Our sixth annual Albuquerque Cultural Conference, “Creating Our Common Culture,” will convene on September 27-29, 2013 at Harwood Art Center in Albuquerque, New Mexico. With the convening of this conference, we’re making a new start for our organization: moving from discussion to active involvement in our social and cultural world in the midst of dramatic and sometimes unsettling change.
We’re not just spectators: we’re activists, organizers, artists, and teachers who are responsible to our communities and the work done there. We’re performers too, and we come to this collective work we do from our own personal and social origins. We address ourselves to the issues that compel us to speak. For some, it’s our own experience as children and adult members of our communities; it’s an attempt at recovery from trauma and social inequality; or it’s simply the belief that we can make a better world. Often, as we’ve discovered in these conferences, it’s all three of these and more.
We’re asking you for a new kind of input. We have several proposals. One is to create and coordinate a program of community activism, including our common sense of culture (la cultura) of democracy and social harmony we hope to sustain. Another is to foster a broad approach to community writing programs, supporting literacy, self-expression, and performance here and across the region. A third is a well-planned program of progressive support of the arts, nurtured by sponsors with an eye to cultural democracy and social activism.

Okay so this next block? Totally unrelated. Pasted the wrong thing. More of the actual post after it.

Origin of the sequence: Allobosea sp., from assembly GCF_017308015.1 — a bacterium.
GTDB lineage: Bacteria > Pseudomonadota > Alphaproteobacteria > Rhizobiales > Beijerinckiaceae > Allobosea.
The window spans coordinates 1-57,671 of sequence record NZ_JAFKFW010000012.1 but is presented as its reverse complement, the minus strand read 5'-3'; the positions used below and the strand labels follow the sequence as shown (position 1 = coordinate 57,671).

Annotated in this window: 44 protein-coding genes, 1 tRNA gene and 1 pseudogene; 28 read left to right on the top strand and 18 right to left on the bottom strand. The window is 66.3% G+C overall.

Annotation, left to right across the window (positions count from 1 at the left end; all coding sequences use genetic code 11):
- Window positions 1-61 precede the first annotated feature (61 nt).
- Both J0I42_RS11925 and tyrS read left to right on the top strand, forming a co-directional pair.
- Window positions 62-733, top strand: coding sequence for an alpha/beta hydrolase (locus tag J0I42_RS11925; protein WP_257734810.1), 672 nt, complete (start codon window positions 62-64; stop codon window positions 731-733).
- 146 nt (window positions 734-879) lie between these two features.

We’ll need two kinds of effort from you. One is the practical work you and people like you already do—not only your ideas and willingness to share visions of the future, but your involvement in social change organizations and your feedback to us as to how we can promote these efforts. We also want to take our work outside the immediate region, to join other groups where we can make a difference (this recalls some of the Mexican border issues we addressed last year).
The kind of support we seek starts with the local but inevitably travels beyond the region. By bringing people in to work with us, we can expand our own vision. We need to discuss how best to do that. Should we rely on federal and state agencies that are facing all kinds of political pressure of their own? How do we work from within our communities of interest when they themselves are in need of help? How do we share our resources effectively? How do we join with like-minded national organizations in the interest of promoting a peoples culture? There’s an urgency about this moment for our whole society: political, personal, economic, and cultural. Whatever message we send out will certainly find some responses. We need to establish solidarity with others that goes beyond the limitations of place.
This conference is designed to activate us more than entertain us, to provide a platform for future endeavors rather than simply a cultural feast for our own consumption. Feast we will, at a pot luck, at readings and performances. But we are primarily builders rather than consumers. We work in hope that the future we provide will be productive for all of us: in the words of the old labor song, “Bread and roses, bread and roses.”
Join us at the end of September!